TALLAHASSEE (AP) — Florida’s 2008 average SAT scores were only slightly better than last year in math and writing but down in reading, according to results released Tuesday.
That meant the state continued to rank in the bottom third nationally on all three sections of the college entrance test.
Florida’s black students, however, bested national averages for their ethnic group by four points in reading and one point in math but lagged in writing by two points. For Hispanics, Florida students did better than national averages for their ethnic group.
Here’s how Florida’s high school graduates scored:
– 497 in math, up one point from a year ago but 18 points below the national average (515).
– 481 in writing, up two points but 13 points below the national average (494).
– 496 in reading, down one point and 6 points below the national average (502).
These are the first SAT results released by the College Board since Eric J. Smith resigned as a senior vice president of the board to become Florida’s education commissioner.
Smith said he was pleased more Florida students took the exam this year because that indicates a greater number are pursuing a college education.
“I’m particularly pleased with the increased participation of minority students who not only had record numbers of participants, but outperformed their national counterparts on the reading and math sections of the exam,’’ Smith said.
Among the 50 states, Florida was tied with Indiana and North Carolina for 38th place in reading, tied with South Carolina for 47th in math and tied with Indiana and New York for 44th in writing. Florida outscored the District of Columbia, Puerto Rico and the Virgin Islands on all three parts of the test.
SAT participation in the state was a record 98,578 overall. That’s 1,212 more than last year. While more minority students took the test, their participation rate was virtually unchanged. Both years 51 percent of test takers were white and the rest minorities or students who declined to provide ethnic or racial identifications.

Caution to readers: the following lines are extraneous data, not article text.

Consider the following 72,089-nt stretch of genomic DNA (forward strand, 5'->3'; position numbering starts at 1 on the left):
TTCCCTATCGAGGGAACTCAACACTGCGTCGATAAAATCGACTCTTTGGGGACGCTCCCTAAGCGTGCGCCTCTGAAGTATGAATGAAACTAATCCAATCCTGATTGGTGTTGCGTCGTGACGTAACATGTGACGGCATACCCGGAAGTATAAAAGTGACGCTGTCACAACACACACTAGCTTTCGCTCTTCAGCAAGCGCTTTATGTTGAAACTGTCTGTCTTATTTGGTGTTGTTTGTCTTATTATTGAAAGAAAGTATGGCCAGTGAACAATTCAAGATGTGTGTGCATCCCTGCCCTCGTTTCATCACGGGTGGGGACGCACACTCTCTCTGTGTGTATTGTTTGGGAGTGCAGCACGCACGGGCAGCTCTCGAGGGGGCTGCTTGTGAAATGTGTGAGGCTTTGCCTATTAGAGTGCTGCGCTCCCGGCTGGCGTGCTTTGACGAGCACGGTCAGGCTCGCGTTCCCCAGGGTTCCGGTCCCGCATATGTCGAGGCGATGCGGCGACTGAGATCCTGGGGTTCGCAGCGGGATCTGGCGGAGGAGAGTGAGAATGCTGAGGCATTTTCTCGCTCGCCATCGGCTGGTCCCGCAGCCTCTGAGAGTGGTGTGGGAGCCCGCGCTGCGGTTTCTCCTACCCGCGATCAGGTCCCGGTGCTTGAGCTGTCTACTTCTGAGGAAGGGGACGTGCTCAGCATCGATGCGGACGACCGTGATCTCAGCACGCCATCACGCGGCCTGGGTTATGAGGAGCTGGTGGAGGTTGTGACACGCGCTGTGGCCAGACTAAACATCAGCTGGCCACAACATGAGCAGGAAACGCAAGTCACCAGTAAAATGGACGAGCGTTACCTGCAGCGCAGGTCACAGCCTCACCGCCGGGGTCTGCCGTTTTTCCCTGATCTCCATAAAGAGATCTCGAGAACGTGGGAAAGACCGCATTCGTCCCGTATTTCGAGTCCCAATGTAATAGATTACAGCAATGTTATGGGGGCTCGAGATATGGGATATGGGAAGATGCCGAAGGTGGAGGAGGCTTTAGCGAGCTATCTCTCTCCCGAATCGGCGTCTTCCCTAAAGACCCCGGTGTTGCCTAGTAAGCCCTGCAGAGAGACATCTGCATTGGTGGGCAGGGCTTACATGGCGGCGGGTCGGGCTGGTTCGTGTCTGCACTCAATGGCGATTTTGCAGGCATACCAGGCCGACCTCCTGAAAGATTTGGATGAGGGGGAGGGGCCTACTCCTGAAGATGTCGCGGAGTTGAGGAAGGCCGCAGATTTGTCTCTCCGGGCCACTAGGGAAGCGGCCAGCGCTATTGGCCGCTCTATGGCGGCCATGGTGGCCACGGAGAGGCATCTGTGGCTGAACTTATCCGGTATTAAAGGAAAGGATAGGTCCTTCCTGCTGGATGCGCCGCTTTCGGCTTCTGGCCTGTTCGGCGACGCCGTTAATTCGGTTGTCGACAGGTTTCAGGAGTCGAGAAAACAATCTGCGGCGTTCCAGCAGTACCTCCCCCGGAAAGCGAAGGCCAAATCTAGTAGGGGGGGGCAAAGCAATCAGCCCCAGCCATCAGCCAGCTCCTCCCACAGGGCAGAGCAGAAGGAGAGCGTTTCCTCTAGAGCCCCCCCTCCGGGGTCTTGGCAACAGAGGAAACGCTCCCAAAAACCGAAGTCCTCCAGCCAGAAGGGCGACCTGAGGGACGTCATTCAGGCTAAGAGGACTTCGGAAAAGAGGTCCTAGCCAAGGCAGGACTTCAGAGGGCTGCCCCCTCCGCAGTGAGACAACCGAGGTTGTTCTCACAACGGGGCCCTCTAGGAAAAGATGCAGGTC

The participation figure includes non-public schools. Private school students made up 15 percent of the total and scored well above the national average on all three parts of the test, keeping Florida from sinking lower.
Nationally, it was the second year in a row that scores remained at the lowest level in nearly a decade.
As in Florida, officials said the high number of test takers was largely responsible. A record 1.52 million students across the nation took the test this year. Minority students accounted for 40 percent of test-takers and 36 percent of those tested were the first in their families to attend college.
Florida students also did poorly on the ACT, another widely used entrance exam. Results released Aug. 13 showed Florida’s composite score down 0.1 from last year to 19.8. That was 48th among the 50 states.
State rankings on both tests are skewed by the number of students who take the exams. Higher participation in many cases results in lower scores.
Florida had the fifth-highest number of students taking the SAT behind California, New York, Texas and Pennsylvania. California is the only one of that group scoring higher than Florida on all three parts of the exam.
While Florida minorities outdid their national counterparts, the state’s white students fared worse. Florida whites, though, did improve their scores this year on all three parts of the test.
The year-to-year comparison was mixed for Florida’s minority students. Blacks improved in writing and equaled their reading and math scores of last year. Students of Mexican and Puerto Rican heritage declined nearly across the board while other Hispanics improved in math and writing while holding steady in reading.
The College Board also released results for advanced placement tests given as part of individual high school courses.
While participation increased 13 percent to 117,698 students in Florida, the percentage earning scores of 3 or higher dropped by 2.8 percentage points to 42 percent compared to last year.
Test scores range from 1 to 5 with many colleges and universities giving students credit for scores of 3 or higher.